3 Works

Data from: Severe inbreeding depression and no evidence of purging in an extremely inbred wild species - the Chatham Island black robin

Euan S. Kennedy, Catherine E. Grueber, Richard P. Duncan & Ian G. Jamieson
Although evidence of inbreeding depression in wild populations is well established, the impact of genetic purging in the wild remains controversial. The contrasting effects of inbreeding depression, fixation of deleterious alleles by genetic drift and the purging of deleterious alleles via natural selection mean that predicting fitness outcomes in populations subjected to prolonged bottlenecks is not straightforward. We report results from a long-term pedigree study of arguably the world's most inbred wild species of bird:...

Data from: Genetic consequences of a century of protection: serial founder events and survival of the little spotted kiwi (Apteryx owenii)

Kristina M. Ramstad, Rogan M. Colbourne, Hugh A. Robertson, Fred W. Allendorf & Charles H. Daugherty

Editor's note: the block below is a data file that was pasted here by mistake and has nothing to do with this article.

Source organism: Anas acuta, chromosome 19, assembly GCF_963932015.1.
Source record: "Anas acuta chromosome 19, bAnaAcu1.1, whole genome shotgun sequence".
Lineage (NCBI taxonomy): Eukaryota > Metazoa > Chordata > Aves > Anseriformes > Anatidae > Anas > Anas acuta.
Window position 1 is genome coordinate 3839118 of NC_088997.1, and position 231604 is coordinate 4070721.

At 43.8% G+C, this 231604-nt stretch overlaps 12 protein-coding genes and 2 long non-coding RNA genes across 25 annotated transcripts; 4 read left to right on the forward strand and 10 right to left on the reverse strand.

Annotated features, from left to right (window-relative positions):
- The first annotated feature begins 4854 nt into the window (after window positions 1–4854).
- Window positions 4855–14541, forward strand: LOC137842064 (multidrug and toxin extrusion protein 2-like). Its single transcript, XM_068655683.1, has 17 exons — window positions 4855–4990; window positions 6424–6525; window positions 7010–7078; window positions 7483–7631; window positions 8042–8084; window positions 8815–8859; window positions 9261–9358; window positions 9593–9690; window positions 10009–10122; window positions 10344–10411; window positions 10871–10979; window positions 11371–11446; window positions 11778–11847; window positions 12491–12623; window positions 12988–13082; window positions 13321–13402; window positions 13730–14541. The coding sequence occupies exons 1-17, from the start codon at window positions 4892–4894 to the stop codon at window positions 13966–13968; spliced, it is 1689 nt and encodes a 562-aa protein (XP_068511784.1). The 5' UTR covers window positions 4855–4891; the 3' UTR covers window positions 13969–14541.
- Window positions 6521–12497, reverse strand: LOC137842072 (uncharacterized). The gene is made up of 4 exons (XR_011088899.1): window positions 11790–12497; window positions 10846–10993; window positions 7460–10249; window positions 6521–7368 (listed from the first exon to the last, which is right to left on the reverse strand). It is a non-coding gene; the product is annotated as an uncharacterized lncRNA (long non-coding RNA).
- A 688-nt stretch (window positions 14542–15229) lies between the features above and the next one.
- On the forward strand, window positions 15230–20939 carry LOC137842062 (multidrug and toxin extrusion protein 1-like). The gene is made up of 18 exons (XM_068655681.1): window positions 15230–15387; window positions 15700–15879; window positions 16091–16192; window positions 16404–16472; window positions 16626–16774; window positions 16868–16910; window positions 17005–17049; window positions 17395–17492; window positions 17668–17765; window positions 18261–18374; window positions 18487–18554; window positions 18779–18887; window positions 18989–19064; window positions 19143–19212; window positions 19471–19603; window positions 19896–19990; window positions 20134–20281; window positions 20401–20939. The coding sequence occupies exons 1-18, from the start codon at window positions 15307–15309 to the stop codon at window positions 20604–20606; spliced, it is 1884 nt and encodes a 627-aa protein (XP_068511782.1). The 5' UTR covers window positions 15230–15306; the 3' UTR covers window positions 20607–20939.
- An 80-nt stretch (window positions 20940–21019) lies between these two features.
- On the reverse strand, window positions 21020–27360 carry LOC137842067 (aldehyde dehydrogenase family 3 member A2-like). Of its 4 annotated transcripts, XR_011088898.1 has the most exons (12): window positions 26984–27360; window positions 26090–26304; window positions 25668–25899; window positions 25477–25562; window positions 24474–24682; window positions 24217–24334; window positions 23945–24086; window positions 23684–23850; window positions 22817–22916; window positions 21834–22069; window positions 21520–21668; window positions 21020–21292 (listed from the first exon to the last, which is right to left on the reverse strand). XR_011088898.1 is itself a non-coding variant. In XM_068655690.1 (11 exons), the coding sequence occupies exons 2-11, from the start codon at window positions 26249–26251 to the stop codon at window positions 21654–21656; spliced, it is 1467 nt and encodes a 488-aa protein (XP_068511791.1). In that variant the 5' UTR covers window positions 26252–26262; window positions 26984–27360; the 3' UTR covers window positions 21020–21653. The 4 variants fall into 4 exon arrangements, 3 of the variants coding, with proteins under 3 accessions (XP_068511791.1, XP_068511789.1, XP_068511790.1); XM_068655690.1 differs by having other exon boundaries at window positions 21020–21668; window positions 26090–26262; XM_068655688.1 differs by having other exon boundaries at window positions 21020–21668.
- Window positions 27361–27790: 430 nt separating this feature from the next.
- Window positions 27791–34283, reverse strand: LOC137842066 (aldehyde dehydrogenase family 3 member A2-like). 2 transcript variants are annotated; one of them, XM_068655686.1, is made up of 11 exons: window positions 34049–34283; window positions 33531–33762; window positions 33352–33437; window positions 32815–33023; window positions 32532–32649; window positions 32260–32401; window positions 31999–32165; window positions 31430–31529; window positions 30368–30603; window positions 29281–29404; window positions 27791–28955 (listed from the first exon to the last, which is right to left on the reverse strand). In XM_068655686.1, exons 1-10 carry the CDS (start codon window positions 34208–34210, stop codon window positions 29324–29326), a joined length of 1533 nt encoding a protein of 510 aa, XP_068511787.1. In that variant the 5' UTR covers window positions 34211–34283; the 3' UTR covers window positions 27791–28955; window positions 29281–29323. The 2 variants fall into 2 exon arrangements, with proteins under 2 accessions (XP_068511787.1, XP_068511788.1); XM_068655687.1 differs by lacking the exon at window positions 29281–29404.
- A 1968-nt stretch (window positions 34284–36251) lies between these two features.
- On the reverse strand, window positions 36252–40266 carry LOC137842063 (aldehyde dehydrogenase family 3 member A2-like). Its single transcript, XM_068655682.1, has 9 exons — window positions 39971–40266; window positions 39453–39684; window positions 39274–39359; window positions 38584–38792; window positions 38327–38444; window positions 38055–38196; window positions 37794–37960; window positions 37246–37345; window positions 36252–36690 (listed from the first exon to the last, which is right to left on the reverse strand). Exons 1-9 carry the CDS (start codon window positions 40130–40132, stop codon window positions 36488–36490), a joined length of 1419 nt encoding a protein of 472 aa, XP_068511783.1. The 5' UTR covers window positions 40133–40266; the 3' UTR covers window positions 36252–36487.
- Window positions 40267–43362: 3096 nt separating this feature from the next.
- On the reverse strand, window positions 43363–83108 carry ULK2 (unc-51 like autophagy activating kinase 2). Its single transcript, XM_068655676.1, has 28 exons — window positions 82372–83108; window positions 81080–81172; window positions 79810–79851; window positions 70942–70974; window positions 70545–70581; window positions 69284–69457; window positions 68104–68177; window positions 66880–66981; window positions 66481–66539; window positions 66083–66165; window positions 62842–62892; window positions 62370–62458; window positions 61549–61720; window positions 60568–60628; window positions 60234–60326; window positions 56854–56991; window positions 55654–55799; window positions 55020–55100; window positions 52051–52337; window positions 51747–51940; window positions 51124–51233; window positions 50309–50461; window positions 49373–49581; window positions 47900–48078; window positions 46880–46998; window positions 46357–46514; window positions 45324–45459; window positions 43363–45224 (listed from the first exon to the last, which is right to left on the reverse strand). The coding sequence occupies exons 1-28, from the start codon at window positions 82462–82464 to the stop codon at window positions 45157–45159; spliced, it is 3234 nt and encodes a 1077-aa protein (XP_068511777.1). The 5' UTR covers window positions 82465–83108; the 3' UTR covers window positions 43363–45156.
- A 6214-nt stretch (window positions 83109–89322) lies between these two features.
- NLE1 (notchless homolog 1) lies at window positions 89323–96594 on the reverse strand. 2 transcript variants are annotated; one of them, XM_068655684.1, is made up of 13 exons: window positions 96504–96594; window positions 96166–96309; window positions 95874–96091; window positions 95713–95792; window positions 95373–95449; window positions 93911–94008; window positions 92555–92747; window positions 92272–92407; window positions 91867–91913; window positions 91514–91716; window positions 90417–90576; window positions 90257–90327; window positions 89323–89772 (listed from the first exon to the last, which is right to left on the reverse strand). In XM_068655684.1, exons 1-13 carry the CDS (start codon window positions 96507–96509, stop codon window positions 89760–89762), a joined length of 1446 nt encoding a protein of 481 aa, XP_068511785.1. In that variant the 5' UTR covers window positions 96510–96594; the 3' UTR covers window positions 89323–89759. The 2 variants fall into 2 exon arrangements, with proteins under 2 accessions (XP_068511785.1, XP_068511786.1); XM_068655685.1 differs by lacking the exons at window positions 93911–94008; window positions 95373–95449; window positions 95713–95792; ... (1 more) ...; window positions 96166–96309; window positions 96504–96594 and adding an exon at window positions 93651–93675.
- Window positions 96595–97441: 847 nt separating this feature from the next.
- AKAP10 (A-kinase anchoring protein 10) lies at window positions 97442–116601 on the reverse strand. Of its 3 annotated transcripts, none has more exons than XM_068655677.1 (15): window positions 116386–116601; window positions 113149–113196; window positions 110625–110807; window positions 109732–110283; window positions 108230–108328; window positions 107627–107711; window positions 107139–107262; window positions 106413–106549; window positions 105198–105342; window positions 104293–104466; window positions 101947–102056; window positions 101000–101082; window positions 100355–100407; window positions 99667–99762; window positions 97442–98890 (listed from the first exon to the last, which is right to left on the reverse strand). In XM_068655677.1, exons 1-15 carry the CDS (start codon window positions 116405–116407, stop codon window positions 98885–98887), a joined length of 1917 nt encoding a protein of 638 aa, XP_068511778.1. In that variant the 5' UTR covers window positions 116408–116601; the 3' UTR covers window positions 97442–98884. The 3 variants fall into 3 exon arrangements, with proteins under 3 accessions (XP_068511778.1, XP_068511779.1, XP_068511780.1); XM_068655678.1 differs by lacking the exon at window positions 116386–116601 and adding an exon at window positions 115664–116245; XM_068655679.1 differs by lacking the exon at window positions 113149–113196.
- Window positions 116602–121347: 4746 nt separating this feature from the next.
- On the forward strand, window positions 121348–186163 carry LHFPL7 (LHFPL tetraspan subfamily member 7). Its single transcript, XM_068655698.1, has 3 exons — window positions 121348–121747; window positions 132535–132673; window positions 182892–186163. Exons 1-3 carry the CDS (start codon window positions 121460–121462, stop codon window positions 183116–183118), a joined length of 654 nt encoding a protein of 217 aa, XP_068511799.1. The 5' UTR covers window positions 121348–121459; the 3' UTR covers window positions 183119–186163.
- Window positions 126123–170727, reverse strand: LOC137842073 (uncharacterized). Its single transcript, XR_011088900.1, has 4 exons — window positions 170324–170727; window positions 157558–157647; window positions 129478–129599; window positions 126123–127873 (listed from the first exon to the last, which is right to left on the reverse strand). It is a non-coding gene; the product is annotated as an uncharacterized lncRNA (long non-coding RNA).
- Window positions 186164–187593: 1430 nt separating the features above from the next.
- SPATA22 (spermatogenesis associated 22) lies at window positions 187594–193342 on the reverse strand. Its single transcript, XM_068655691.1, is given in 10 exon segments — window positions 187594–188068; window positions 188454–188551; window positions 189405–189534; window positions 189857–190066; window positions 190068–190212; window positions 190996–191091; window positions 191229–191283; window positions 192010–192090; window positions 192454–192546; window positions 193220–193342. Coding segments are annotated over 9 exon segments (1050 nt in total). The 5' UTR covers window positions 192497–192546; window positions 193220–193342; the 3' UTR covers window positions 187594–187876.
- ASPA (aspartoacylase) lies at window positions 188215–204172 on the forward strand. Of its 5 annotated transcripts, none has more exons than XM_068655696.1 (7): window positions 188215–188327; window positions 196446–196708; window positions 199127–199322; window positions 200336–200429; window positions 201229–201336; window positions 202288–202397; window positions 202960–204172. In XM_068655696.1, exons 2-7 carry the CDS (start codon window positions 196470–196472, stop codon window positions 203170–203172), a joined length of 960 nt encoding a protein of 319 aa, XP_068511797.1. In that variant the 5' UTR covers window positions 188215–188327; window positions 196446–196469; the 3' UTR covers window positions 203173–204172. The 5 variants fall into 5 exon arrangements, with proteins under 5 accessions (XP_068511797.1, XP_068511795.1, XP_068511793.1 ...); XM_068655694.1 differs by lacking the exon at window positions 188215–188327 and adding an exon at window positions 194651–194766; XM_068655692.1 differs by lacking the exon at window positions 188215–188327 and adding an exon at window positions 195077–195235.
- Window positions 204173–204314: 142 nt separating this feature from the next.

We present the outcome of a century of post-bottleneck isolation of a long-lived species, the little spotted kiwi (Apteryx owenii, LSK) and demonstrate that profound genetic consequences can result from protecting few individuals in isolation. LSK were saved from extinction by translocation of five birds from South Island, New Zealand to Kapiti Island 100 years ago. The Kapiti population now numbers some 1200 birds and provides founders for new populations. We used 15 microsatellite loci...

Data from: Extensive variation at MHC DRB in the New Zealand sea lion (Phocarctos hookeri) provides evidence for balancing selection

Amy J. Osborne, Monika Zavodna, B. L. Chilvers, Bruce C. Robertson, Sandra S. Negro, Martin A. Kennedy & Neil J. Gemmell
Marine mammals are often reported to possess reduced variation of major histocompatibility complex (MHC) genes compared with their terrestrial counterparts. We evaluated diversity at two MHC class II B genes, DQB and DRB, in the New Zealand sea lion (Phocarctos hookeri, NZSL) a species that has suffered high mortality owing to bacterial epizootics, using Sanger sequencing and haplotype reconstruction, together with next-generation sequencing. Despite this species’ prolonged history of small population size and highly restricted...

Registration Year

  • 2013
    3

Resource Types

  • Dataset
    3

Affiliations

  • Department of Conservation
    3
  • University of Otago
    2
  • Swiss Institute of Bioinformatics
    1
  • Victoria University of Wellington
    1
  • University of Montana
    1
  • University of Canberra
    1